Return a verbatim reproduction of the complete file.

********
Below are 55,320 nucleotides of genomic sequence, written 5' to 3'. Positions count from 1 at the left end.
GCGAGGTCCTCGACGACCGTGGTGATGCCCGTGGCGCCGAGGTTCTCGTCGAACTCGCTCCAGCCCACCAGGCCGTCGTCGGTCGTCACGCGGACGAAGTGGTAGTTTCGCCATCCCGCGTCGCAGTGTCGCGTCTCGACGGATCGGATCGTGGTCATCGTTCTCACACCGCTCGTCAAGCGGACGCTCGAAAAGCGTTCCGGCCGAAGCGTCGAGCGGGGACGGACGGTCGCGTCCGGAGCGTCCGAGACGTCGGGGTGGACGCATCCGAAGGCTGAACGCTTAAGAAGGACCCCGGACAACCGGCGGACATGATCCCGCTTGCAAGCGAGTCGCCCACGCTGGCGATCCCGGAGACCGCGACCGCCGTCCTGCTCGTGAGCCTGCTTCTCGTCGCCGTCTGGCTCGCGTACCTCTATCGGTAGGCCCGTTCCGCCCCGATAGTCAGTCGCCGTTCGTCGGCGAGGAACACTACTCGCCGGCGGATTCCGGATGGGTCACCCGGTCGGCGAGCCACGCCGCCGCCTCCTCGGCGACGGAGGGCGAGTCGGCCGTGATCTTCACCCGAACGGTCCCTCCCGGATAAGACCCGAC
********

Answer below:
Below are 55,320 nucleotides of genomic sequence, written 5' to 3'. Positions count from 1 at the left end.
GCGAGGTCCTCGACGACCGTGGTGATGCCCGTGGCGCCGAGGTTCTCGTCGAACTCGCTCCAGCCCACCAGGCCGTCGTCGGTCGTCACGCGGACGAAGTGGTAGTTTCGCCATCCCGCGTCGCAGTGTCGCGTCTCGACGGATCGGATCGTGGTCATCGTTCTCACACCGCTCGTCAAGCGGACGCTCGAAAAGCGTTCCGGCCGAAGCGTCGAGCGGGGACGGACGGTCGCGTCCGGAGCGTCCGAGACGTCGGGGTGGACGCATCCGAAGGCTGAACGCTTAAGAAGGACCCCGGACAACCGGCGGACATGATCCCGCTTGCAAGCGAGTCGCCCACGCTGGCGATCCCGGAGACCGCGACCGCCGTCCTGCTCGTGAGCCTGCTTCTCGTCGCCGTCTGGCTCGCGTACCTCTATCGGTAGGCCCGTTCCGCCCCGATAGTCAGTCGCCGTTCGTCGGCGAGGAACACTACTCGCCGGCGGATTCCGGATGGGTCACCCGGTCGGCGAGCCACGCCGCCGCCTCCTCGGCGACGGAGGGCGAGTCGGCCGTGATCTTCACCCGAACGGTCCCTCCCGGATAAGACCCGAC